Drupal’s functionality also extends beyond the newsroom, with offerings such as monetization tools, social media integration, and near-universal 3rd party integration.
Drupal 8 is Easy to Personalize and Localize
Personalization is the key to engaging with an audience. Users want to see content that appeals to their interests and challenges them to discover new information. Naturally, timing is also a major factor; a news site that is aware of their readers’ most active times can take full advantage of things like push notifications, and special offers to exclusive content.
Beyond this, news agencies need to be able to push content that appeals to a person’s sense of locality --people are naturally drawn to things that might have an impact on their lives directly. While there’s no contesting the average person’s curiosity about distant happenings, top news and media networks know how to tap into the power of the parochial mindset.
Drupal enables personalization through a suite of powerful tools designed by its large community of developers. The platform makes it easy to connect readers to the kinds of content that align with their interests. Likewise, localizing content is a necessity made accessible through the platform --nurturing a loyal following is easier with Drupal 8, which allows your content to be relevant to events that take place in their immediate surroundings.
Drupal 8 Allows for Convenient Multi-Site Management
Running multiple websites is easy with Drupal. The platform allows businesses to run multiple websites grounded in the same code base. In plain English, you don’t need to build websites from scratch every time you want to expand your base of captive niches, and you can apply the same brand of aesthetic and experiential quality to your different digital holdings.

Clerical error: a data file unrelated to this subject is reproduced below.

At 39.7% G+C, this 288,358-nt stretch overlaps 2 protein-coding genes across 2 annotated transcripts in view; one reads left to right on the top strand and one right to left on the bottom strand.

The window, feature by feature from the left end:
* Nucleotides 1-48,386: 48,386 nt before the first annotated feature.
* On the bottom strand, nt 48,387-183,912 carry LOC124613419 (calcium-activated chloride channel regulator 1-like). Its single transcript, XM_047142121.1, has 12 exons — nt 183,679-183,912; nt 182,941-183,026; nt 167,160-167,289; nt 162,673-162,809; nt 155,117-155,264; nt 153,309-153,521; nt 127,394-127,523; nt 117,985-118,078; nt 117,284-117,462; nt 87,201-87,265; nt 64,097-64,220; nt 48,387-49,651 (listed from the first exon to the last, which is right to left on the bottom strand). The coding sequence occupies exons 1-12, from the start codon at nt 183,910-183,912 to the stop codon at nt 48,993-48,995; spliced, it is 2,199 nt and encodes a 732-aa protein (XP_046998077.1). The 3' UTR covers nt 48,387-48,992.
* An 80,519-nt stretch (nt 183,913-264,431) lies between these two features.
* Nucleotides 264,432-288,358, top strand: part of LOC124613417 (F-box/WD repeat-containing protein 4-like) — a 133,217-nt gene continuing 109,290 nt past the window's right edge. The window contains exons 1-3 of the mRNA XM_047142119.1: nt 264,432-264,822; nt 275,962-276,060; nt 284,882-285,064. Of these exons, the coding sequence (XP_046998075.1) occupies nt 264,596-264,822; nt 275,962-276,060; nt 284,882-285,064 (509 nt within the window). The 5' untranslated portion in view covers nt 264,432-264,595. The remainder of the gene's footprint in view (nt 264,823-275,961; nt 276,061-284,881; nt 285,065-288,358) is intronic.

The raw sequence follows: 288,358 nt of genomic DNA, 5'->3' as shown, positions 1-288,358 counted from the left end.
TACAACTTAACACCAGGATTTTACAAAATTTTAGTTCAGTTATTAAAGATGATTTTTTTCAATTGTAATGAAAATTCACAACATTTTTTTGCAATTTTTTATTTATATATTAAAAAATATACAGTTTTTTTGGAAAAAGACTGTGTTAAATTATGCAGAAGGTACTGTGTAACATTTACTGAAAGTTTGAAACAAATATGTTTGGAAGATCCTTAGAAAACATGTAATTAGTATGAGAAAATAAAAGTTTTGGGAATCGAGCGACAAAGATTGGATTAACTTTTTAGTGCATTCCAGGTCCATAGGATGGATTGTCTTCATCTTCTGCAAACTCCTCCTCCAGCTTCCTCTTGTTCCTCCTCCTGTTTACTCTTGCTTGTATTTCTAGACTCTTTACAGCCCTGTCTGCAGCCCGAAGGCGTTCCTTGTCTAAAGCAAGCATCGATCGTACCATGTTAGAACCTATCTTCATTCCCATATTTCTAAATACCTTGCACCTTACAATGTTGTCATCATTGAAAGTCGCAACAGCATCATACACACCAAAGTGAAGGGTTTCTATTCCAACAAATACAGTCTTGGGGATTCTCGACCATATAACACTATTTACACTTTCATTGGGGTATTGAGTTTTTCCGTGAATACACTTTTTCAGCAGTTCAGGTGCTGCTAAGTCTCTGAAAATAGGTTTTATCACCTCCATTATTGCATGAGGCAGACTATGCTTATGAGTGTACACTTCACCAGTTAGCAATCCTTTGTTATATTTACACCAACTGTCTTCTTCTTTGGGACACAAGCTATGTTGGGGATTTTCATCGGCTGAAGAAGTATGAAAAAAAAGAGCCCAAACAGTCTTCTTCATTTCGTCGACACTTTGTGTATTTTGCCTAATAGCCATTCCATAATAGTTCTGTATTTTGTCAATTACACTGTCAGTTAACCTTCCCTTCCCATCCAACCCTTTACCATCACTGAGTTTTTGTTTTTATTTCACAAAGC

Drupal offers a multi-site management solution, complete with tutorials, that makes the job of expanding a news empire about as accessible designing a blog. Put this together with Drupal’s offer of news and media distribution solutions straight from the box, and sprawling online presences for news agencies can grow virtually overnight.
Drupal 8 is Secure
Security is a natural concern for any organization, and news companies are no exception. Nobody wants to lose credibility in the face of a cyber attack, or worse, have their subscribers’ data leaked.
One of the pivotal reasons why the media prefers Drupal is the long tradition of security that surrounds the platform. Between the swarms of developers working to close every loophole and patch over every possible entry point and the dedicated team of security specialists attached to Drupal, the framework does an excellent job of guaranteeing its users’ security.
Case Study: Uber Publisher & Al Jazeera
We mentioned Al Jazeera among the list of news agencies that rely on Drupal for their CMS needs. They were generous enough to agree to serve as an extensive case study on the official Drupal website, and some of the major takeaways do a good job of proving how the platform is a good fit for the industry.
The case study banks on the news agency’s growth after their tie-in with Drupal. It also describes how the agency met their myriad goals, including the unification of AJMN’s digital assets and workflows into a single interface. All told, the decision to opt for Drupal was a success for Al Jazeera.
Now, what the case study didn’t cover was Al Jazeera’s decision to opt for one Drupal-based solution in particular: Uber Publisher, a sub-profile of Varbase. Uber Publisher is a Drupal distribution that contains over a thousand out-of-the-box features and is continuously funded, supported, and improved by Vardot --and likely a contributing factor to Al Jazeera’s digital success. Its features for media marketing, automated tagging, easy authoring, and SEO make it a potent tool in the hands of a business of any size.
Drupal 8 is an optimal solution for news and media networks, regardless of their size. It’s affordable, convenient, and easy to both implement and maintain over the lifespan of a media agency. A good network would do well to tap into the functionality that Drupal has to offer, and a great one would scan the market for tools such like Vardot’s Uber Publisher; with any luck, they’ll meet the same digital success as Al Jazeera and its cohort (or exceed it).